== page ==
Today’s reality of Covid-19 is forcing many children to stay home, despite the remaining months they are supposed to attend school. With the summer options of day camps and daycare not available, many families are wringing their hands not knowing what to do.
Welcome to my world of homeschooling!
I don’t want to be insensitive and ignore the fact that many parents have to work outside the home just to make ends meet. The pressure of needing to work and have the unexpected all-day care of your children suddenly dumped in your lap must be overwhelming.
What to do?
As in any emergency, you focus on the next step. Pray, prioritize and just keep doing the next thing on your list. You can’t do everything, but you will do a lot if you keep taking one step at a time.
For those of you thrown into the realm of educating your children, let me encourage you. It’s not as difficult as you may think. In fact, keeping them on a school type routine will give all involved a sense of normalcy and keep little hands busy. Busy hands are happier and get into less trouble.
Your school may have sent some resources home with you. If not, or if you feel like you need more help, let me suggest some resources our family has used over the years.
My feeling about school is that you have to focus hard on the basics. Faith, reading, writing, and ‘rithmetic.
Faith: While this should be a daily part of each our lives anyway, take advantage of this time to read with your children. Read Bible stories and discuss what you read. I discovered from very young, my children enjoyed being read straight from scripture—much more than me reading from simplified bible story books. I did tend to skip the heavy sections like the chapter after chapter of laws or begats. That focus is better when they are older. It helps if you read with enthusiasm and inflection. I always imagine an old Jewish storyteller waving his hands, shrugging his shoulders (imagine Papa in Fiddler on the Roof) and telling his tale to the wide-eyed audience at his feet. Reading the Bible in a bland, monotonous tone, or insisting little people remain perfectly still, may create more of a dread than enjoyment of the subject.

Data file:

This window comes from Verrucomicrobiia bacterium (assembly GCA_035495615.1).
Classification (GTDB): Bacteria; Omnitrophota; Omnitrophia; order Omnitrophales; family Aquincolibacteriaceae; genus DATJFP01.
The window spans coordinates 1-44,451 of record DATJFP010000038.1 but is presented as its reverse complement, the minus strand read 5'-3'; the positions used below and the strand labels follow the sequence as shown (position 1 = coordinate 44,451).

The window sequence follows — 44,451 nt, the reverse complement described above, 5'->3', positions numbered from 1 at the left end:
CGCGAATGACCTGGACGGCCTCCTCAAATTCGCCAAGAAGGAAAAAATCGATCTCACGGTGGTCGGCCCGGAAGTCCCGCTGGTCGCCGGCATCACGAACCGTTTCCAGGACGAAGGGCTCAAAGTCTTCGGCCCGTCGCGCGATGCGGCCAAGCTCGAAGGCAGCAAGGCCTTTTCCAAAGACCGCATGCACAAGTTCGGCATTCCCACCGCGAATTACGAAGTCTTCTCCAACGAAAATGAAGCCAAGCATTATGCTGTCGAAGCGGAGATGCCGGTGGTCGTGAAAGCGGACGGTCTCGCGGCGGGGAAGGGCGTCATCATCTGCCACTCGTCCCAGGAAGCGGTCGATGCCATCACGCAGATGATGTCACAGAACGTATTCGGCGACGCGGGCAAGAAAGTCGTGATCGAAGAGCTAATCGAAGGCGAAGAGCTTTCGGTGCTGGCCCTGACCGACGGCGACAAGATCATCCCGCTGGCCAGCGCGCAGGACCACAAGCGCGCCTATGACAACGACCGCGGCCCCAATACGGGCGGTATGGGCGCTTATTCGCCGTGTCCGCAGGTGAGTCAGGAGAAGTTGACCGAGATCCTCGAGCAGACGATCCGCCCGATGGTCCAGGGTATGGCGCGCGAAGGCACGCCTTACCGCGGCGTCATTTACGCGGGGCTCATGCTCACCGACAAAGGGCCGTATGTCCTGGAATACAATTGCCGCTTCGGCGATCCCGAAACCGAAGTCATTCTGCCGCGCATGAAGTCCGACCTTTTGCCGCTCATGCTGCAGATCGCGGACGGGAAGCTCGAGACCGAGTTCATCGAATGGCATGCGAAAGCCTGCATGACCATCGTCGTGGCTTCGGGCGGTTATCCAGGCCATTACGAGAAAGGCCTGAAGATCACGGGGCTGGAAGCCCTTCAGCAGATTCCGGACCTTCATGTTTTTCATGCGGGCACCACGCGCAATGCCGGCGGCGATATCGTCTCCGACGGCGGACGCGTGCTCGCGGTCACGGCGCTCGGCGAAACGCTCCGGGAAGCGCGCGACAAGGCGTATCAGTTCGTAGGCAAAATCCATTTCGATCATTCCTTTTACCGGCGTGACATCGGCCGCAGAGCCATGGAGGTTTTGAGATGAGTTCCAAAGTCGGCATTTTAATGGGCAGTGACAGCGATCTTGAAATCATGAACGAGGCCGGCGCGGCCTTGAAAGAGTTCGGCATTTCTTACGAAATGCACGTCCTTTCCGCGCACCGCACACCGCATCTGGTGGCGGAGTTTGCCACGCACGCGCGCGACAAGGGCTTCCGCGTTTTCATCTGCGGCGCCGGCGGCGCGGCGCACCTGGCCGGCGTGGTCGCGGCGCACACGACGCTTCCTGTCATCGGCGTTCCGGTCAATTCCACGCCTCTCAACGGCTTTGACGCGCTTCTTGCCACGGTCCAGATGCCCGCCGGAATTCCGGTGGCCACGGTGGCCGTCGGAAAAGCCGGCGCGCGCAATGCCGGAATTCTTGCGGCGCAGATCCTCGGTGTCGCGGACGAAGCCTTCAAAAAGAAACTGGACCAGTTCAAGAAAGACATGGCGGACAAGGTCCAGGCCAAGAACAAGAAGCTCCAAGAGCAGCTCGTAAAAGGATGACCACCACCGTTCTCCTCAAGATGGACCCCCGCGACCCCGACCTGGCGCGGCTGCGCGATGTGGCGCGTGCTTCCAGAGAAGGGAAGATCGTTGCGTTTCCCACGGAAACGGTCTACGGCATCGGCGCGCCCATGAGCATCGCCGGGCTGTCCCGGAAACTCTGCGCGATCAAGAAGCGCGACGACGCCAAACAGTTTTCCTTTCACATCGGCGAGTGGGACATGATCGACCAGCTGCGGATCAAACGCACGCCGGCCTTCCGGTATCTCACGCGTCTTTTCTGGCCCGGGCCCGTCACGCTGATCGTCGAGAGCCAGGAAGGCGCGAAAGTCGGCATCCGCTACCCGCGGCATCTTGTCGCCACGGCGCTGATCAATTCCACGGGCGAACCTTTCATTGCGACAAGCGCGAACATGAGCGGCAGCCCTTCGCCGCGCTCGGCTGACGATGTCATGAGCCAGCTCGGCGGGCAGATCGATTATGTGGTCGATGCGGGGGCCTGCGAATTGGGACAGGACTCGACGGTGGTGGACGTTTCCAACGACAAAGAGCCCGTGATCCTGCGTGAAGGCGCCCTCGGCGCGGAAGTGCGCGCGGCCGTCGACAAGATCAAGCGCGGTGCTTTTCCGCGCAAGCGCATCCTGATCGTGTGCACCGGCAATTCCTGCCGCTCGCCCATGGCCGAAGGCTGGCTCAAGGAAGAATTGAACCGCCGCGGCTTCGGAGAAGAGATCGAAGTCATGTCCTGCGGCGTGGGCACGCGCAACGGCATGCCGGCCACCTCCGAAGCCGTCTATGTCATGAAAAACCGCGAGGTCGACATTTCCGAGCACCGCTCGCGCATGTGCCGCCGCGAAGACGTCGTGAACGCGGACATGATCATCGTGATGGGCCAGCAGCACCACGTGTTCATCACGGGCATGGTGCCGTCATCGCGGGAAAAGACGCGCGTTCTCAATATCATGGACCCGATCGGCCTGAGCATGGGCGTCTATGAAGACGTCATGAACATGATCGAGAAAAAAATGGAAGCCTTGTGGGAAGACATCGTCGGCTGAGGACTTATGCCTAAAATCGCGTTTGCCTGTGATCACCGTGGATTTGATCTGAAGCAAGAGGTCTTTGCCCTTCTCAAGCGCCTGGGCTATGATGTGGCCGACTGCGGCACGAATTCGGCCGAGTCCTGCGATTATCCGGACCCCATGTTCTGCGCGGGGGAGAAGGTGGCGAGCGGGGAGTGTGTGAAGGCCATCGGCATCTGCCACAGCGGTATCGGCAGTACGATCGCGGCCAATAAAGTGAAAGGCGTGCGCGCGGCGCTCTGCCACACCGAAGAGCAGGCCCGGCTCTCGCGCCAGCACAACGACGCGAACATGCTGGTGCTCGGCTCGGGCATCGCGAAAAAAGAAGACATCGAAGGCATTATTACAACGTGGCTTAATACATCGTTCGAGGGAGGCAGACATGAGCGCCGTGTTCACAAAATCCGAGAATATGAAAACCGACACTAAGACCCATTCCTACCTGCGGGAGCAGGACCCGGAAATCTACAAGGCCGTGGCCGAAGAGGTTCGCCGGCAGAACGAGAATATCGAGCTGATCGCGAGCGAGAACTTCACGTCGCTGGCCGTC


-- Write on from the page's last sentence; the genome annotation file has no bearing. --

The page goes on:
Reading: Yay! This is such a great opportunity to read, read, read! Read articles about animals and other world sciences. You may pull up a YouTube video to show what that animal is like in real life. Read age appropriate history stories, including biographies and historical fiction—this is by far the best way to teach history. We are wired to remember stories, not just facts. (I also enjoyed using history documentaries, but keep them short and sweet depending on what age you’re working with.) History textbooks are probably the most boring and easily forgotten ways to learn this subject. Don’t forget to read just for fun. Read rhymes and silly tales. Give them a variety. Help your child discover that reading is a pleasure.
Writing: Oddly enough, this is my favorite subject. Lower grades need practice with basic words and spelling. Flashcards and drills are great. There are many resources online to get these. If you have more than one child at home, have competitions like spelling bees. FaceTime spelling bees with your child’s friends. Competition is a great motivator for getting a child to try harder. Of course, use harder words for older kids, etc. to keep the playing ground fair.
Allow them to create stories from their own imagination without feeling the need to correct each misspelled word or erroneous punctuation. (This might help provide words for your next spelling practice.) The higher the grade, the pickier you can get. Remember, for every correction, try to find two things they did well and encourage them with that.
The internet is full of writing prompts that can get the creative juices flowing. Encourage them to try different styles of writing. One day see how silly they can be, another day to write as though they are reporting for a newspaper, another time to try and be exciting or scary. If you have other friends in the same or close grade, talk with the parents and see if the kids can share their stories via emails.